empty campus - Jyles Romer12:30 p.m. – Meeting with head track coach John Michael Mason ’12 M’14. This is an academic check-in with Coach Mason, but more importantly, it’s a mental wellness check-in.

1:36 p.m.-2:45 p.m. – Psychology seminar online. I’m late to my Zoom class meeting (I had to put my contacts in and it took me longer than I expected). Tuesdays and Thursdays are my favorite days because of my senior psychology seminar, “The Social Self,” with Assistant Professor of Psychology and Neuroscience Molly Helt. I’m logged in from my room and the class discussions happen live; they are introspective, interdisciplinary, and invigorating. I love that the class dynamic hasn’t changed much. We are all present and eager to engage. Prof. Helt put together an amazing syllabus and the course is geared to help us seniors tackle real-world problems. The things going on in the world end up lining up with what we’re studying; it’s magical.

workout clothes - Jyles Romer3:30 p.m. – Workout and a snack. Every day I schedule a “Dinner Buy-in” of 100 pushups in less than eight minutes. It’s a conditional task that I set for myself to complete before I eat dinner. I would normally have track practice around this time. Exercising helps me feel more productive and better able to focus later in the day. As a track and field athlete, I’m grateful to have access to the track here on campus, but instead of running today, I use the time to complete my buy-in and then I eat chocolate cake. I like my desserts as stand-alone snacks. I’ve never been the biggest fan of chocolate cake, but this Mather chocolate is heaven-sent.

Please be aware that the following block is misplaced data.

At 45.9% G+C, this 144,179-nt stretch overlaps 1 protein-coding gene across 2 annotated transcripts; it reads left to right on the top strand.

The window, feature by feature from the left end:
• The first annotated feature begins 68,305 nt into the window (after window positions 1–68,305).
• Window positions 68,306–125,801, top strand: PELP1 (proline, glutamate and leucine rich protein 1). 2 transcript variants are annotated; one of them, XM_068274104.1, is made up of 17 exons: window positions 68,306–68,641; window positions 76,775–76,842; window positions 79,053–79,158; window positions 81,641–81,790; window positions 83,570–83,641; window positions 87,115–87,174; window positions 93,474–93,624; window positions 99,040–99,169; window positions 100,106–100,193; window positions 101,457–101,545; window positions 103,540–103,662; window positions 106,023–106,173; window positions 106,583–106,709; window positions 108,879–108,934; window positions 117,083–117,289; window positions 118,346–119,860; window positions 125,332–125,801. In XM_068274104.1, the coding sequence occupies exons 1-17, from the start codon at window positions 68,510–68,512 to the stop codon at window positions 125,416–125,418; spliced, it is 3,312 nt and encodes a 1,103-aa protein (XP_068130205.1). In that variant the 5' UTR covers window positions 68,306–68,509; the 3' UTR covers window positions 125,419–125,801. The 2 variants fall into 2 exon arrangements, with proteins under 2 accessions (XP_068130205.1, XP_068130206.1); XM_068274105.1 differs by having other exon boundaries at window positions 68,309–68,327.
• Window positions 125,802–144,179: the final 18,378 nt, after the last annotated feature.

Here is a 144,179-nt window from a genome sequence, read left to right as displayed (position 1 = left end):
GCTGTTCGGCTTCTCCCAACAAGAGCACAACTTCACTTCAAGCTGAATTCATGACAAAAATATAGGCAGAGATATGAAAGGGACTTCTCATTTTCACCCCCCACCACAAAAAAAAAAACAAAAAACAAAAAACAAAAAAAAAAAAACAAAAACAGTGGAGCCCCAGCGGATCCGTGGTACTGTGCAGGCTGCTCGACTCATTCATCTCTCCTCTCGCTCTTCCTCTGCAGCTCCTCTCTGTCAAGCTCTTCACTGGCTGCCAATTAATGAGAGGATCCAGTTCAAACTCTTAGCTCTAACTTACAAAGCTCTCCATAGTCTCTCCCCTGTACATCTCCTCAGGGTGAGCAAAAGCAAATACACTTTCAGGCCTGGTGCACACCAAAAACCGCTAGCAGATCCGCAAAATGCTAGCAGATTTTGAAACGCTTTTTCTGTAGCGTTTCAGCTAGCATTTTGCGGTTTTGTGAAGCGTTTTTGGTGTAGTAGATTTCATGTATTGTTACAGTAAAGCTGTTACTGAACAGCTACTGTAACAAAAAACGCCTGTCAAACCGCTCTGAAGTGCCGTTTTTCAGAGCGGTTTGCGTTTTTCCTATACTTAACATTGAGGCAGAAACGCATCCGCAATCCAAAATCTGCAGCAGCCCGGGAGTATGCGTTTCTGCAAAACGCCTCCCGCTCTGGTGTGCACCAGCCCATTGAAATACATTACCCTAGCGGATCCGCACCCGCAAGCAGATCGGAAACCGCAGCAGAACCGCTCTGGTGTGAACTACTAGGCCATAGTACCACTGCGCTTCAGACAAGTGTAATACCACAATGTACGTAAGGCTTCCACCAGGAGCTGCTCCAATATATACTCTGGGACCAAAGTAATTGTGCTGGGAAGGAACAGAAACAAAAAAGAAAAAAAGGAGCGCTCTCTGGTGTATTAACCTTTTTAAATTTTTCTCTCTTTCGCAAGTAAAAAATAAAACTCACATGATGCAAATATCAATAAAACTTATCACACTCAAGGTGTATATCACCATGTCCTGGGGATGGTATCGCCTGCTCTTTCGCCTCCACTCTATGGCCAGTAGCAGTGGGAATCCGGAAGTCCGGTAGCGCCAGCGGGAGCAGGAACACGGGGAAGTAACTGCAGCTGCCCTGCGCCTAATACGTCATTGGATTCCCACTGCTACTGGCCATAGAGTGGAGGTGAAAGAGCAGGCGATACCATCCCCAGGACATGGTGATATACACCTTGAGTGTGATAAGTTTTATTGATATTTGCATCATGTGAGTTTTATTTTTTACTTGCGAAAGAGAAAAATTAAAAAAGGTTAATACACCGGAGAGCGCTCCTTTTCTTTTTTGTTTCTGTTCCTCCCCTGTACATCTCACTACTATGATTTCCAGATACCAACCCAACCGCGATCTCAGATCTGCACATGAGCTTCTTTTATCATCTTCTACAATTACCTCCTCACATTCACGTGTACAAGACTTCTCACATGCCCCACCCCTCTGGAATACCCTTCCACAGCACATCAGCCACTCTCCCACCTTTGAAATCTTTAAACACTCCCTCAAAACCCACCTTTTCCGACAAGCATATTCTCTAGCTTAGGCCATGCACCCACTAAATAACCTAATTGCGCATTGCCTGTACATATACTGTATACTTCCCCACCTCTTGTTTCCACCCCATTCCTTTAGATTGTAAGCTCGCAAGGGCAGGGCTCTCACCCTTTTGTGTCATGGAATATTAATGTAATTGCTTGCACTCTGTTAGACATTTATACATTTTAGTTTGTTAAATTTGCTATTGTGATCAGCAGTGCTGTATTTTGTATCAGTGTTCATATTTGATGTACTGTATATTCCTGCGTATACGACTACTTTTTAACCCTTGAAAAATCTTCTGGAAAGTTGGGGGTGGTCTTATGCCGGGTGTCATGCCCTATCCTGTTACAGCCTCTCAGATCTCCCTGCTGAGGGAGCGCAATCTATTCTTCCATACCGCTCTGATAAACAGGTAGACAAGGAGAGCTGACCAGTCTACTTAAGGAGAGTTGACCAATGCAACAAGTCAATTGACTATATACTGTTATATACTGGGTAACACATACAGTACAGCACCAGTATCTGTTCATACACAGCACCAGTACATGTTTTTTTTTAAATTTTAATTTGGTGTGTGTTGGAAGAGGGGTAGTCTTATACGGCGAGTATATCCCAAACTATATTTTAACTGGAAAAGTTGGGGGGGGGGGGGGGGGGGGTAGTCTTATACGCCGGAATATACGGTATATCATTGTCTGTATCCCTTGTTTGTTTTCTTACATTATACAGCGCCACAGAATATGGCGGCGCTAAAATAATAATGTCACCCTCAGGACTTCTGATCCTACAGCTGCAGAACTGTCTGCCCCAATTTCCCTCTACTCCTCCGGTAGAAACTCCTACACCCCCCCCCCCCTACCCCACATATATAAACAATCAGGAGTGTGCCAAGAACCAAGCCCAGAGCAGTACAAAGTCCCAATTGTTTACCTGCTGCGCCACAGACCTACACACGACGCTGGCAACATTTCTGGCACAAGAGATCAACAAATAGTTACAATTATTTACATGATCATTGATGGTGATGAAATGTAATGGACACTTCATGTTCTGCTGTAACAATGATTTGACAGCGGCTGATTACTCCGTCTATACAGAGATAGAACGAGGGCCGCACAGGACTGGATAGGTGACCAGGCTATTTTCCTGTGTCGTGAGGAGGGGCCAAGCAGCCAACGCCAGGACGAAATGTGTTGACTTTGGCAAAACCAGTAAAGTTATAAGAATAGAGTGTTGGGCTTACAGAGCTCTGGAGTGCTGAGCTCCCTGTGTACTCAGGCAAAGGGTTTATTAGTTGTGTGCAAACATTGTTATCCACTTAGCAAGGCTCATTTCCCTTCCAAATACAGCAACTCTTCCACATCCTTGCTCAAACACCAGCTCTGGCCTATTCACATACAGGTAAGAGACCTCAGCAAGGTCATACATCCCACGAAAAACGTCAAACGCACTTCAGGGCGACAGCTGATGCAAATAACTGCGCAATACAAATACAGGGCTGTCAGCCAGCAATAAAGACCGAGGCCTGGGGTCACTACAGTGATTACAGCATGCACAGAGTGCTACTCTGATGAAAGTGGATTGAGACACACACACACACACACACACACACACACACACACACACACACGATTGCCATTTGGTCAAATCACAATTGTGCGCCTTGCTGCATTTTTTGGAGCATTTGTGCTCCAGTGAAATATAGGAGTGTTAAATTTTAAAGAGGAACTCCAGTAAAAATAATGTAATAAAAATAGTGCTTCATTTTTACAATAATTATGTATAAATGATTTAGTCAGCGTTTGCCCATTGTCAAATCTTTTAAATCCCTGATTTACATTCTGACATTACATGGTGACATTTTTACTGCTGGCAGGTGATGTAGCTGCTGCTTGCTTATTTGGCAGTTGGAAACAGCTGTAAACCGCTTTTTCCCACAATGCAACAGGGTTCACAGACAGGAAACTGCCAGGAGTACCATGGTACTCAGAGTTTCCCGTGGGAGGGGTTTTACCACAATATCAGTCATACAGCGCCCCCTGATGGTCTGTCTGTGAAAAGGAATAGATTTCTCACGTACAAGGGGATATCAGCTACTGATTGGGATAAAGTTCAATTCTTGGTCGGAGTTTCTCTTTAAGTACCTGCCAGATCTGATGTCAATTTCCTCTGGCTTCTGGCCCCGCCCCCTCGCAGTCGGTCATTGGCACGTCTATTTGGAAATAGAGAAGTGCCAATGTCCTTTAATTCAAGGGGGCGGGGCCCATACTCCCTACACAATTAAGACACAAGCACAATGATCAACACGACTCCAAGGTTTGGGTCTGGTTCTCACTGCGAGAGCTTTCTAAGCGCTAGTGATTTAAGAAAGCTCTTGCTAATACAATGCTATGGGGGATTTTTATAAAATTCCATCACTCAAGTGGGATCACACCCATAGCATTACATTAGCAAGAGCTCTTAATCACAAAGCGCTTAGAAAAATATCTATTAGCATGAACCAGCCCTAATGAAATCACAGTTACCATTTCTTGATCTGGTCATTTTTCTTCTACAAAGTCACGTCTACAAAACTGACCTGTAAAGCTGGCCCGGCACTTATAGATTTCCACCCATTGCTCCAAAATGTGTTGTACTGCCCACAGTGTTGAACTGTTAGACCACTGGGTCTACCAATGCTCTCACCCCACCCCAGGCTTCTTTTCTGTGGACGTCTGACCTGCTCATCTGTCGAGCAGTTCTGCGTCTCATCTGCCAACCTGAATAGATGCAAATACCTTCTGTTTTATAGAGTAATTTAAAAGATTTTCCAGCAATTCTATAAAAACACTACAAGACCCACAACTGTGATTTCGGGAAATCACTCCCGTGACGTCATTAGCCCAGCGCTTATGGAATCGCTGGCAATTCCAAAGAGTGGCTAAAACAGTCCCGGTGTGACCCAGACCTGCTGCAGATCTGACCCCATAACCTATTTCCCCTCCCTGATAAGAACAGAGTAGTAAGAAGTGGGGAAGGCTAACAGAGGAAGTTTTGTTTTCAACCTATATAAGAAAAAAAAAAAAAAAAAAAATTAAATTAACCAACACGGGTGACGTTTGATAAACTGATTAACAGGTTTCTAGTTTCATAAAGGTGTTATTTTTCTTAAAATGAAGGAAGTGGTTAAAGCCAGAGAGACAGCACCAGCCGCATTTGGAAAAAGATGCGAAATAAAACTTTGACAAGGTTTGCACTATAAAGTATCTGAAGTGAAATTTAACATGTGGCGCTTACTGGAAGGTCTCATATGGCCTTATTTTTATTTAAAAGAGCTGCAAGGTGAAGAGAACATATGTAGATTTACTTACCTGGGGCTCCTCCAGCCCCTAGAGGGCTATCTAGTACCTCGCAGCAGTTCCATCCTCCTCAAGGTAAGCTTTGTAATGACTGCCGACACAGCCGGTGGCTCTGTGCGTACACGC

5:00 p.m. – Pick up dinner. I pick up dinner early today and feel quite proactive; usually I’m arriving 5 minutes before the dinner pick-up ends at 6:30 p.m. I’ll eat my chicken breast, green beans, and potatoes later tonight. I grab my bag and exit through the door facing the Long Walk.

Cinestudio vertical photo from above5:15 p.m. – Evening class postponed. Time for photos. On my way back to my room to prepare for my sociology class, “Medicine, Health, and Society,” from 6:30 p.m. to 9:30 p.m., I receive an email that the class has been moved to Thursday. So I decide to pick up my film camera and my iPhone to take some photos around campus. Taking photos on my iPhone is a part of my daily routine. There are so many feelings throughout the day; I hope I can capture images and lighting that convey them.